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Negotiations between Transporation Workers Union Local 234 and SEPTA continue, but there could be a strike if no agreement is reached by 11:59 p.m. on Friday.
SEPTA says, in the event of a strike, most services within Philly would stop, including subway, bus and trolley service. However, service in Montgomery, Bucks, Delaware and Chester counties would continue on regular schedules.
SEPTA adds Frontier Division buses would not operate in the event of a strike.
Regional rail service will run, however, and extra lines may be added to accomodate additional riders. Those customers are asked to purchase tickets in advance.
The following services would not run in the event of a TWU Local 234 strike:
- Broad Street Line and Broad-Ridge Spur
- Market-Frankford Line
- All City Transit bus, trolley and trackless trolley routes
- Frontier Division bus routes
The following services would run in the event of a TWU Local 234 strike:
- Regional Rail
- Victory Division buses, the Route 101 and 102 Trolley Lines, and the Norristown High Speed Line, with modifications for buses into Philadelphia.
- LUCY service (Green and Gold) with regular routing from 30th Street Station to select University city destinations
- Paratransit CCT Connect service for registered ADA and Shared Ride customers.
For SEPTA's full Service Interruption Guide and other related information please visit www.septa.org/strike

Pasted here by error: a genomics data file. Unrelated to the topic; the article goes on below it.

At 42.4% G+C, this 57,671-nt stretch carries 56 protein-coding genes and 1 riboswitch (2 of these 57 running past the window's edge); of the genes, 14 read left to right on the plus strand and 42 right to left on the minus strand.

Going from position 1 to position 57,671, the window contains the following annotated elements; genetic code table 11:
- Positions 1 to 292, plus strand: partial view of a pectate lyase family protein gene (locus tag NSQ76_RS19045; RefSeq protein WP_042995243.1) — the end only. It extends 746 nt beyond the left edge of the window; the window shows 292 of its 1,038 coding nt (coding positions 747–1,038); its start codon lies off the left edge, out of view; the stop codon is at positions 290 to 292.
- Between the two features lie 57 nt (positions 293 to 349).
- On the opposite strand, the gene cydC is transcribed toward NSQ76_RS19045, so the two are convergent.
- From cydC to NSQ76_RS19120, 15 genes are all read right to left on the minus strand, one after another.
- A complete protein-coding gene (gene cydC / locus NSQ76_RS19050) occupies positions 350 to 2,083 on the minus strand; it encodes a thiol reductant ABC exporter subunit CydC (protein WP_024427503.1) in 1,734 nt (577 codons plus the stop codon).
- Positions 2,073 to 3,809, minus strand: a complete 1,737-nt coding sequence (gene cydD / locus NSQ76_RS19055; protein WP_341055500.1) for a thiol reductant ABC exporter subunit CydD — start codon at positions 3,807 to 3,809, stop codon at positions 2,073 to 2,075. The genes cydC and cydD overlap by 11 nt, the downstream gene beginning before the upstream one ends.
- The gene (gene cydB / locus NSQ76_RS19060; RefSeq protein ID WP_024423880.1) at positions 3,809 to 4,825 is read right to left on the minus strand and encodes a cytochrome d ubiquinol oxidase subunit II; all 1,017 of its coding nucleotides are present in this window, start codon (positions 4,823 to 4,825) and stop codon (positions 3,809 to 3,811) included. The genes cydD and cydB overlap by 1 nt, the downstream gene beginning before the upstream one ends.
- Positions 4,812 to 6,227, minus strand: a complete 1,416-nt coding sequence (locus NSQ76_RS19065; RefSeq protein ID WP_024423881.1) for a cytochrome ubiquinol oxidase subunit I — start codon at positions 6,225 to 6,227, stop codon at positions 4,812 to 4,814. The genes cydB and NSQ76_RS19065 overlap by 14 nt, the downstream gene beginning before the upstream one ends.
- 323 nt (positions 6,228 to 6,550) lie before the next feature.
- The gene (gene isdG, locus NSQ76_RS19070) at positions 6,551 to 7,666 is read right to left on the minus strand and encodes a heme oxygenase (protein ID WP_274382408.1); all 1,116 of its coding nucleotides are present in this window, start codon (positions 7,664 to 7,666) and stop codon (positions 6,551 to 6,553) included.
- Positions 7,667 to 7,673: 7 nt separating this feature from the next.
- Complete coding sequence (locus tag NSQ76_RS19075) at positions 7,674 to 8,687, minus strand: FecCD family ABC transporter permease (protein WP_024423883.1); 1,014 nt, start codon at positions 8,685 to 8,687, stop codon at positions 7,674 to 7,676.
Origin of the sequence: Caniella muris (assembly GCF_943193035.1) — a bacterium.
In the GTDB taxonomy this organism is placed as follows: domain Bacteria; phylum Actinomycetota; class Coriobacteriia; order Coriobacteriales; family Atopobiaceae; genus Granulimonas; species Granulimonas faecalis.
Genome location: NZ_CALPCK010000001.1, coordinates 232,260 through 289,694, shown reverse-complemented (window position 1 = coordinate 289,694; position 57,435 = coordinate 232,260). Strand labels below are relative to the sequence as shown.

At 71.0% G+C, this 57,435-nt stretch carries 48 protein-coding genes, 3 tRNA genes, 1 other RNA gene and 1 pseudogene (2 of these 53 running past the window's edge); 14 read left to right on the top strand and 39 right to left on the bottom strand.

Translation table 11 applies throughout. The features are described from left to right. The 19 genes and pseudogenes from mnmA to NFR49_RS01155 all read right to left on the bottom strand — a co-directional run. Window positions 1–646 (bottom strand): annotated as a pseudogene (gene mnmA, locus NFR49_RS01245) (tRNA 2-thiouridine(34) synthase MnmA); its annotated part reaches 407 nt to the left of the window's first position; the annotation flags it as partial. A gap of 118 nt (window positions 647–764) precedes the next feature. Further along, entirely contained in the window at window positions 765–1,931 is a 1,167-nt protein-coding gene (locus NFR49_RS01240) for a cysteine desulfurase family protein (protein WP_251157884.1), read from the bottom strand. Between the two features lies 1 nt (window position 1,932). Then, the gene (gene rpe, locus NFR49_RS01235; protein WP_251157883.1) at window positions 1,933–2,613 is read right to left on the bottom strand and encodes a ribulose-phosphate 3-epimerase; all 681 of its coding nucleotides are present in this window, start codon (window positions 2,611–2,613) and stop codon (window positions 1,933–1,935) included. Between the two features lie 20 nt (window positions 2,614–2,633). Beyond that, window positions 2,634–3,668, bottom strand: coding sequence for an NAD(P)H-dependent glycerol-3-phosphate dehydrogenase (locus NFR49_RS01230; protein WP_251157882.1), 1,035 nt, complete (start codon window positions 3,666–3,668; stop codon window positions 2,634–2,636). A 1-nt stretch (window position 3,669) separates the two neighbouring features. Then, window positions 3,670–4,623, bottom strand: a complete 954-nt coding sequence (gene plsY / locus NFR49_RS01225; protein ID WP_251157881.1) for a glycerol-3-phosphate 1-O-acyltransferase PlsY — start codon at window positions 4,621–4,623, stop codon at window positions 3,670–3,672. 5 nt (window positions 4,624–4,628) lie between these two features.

Information is also available through SEPTA Customer Service by calling 215-580-7800.
Contract talks continue
The two sides are still talking about work rules, and haven't gotten to the issues of wages, health benefits and pensions.
A strike could correspond with the end of the first World Series game in Philadelphia. About 8,000 fans use SEPTA to get to the ball park.
"Tickes are a thousand dollars a piece, so people can get to a World Series game. Our primary concern, our total focus, is on our primary customers," said Richard Maloney of SEPTA.
TWU Local 234 represents about 5,500 drivers, operators and mechanics. Salaries currently range from about $50,000 to $57,000 per year after four years.
The union wants a four year contract with raises of 4% each year, but said SEPTA is offering 0% for each of the first two years and 2% for the next two years.
SEPTA also wants workers to pay more for health coverage.
Workers have been without a contract since the spring. The union says the timing of this strike threat has nothing to do with the World Series.
"If you go back in history to 2005, we struck on October 31st, and back then the Phillies weren't even in the playoffs, I don't believe," said Willie Brown, President of TWU Local 234.